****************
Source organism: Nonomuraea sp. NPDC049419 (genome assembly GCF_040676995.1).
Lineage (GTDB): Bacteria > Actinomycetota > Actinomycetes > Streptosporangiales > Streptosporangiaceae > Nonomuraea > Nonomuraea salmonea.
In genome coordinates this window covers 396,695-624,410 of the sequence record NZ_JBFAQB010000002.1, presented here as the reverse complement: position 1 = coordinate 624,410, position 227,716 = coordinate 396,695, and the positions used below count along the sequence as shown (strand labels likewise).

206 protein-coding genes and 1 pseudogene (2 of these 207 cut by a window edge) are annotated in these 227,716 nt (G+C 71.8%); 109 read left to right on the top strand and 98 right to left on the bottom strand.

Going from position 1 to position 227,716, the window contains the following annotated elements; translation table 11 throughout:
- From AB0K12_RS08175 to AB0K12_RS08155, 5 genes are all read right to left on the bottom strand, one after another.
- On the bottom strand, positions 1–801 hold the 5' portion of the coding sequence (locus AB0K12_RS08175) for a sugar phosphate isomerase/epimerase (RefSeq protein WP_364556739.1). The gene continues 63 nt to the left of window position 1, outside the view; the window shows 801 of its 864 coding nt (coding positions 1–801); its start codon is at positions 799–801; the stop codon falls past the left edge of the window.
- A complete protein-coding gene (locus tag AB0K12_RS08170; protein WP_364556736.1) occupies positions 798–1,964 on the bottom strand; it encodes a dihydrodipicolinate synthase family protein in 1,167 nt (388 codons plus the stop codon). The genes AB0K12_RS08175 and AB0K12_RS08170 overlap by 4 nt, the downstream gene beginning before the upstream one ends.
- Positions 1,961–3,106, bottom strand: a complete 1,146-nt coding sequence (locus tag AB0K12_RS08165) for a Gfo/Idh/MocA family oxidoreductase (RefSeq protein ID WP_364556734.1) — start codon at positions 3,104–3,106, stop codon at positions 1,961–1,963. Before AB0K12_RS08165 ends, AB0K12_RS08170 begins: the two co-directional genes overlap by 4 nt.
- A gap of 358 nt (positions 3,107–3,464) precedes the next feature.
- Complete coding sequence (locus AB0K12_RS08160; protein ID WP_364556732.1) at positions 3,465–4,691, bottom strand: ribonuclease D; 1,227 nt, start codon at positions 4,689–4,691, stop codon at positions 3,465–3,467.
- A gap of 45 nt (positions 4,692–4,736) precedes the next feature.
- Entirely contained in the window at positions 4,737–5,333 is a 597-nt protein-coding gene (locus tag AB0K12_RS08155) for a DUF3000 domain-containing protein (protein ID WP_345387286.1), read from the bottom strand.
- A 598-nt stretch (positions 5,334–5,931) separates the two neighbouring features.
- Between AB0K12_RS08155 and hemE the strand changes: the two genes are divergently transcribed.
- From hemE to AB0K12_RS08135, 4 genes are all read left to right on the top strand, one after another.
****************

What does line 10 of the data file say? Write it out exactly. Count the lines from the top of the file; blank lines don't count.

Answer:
- A gap of 358 nt (positions 3,107–3,464) precedes the next feature.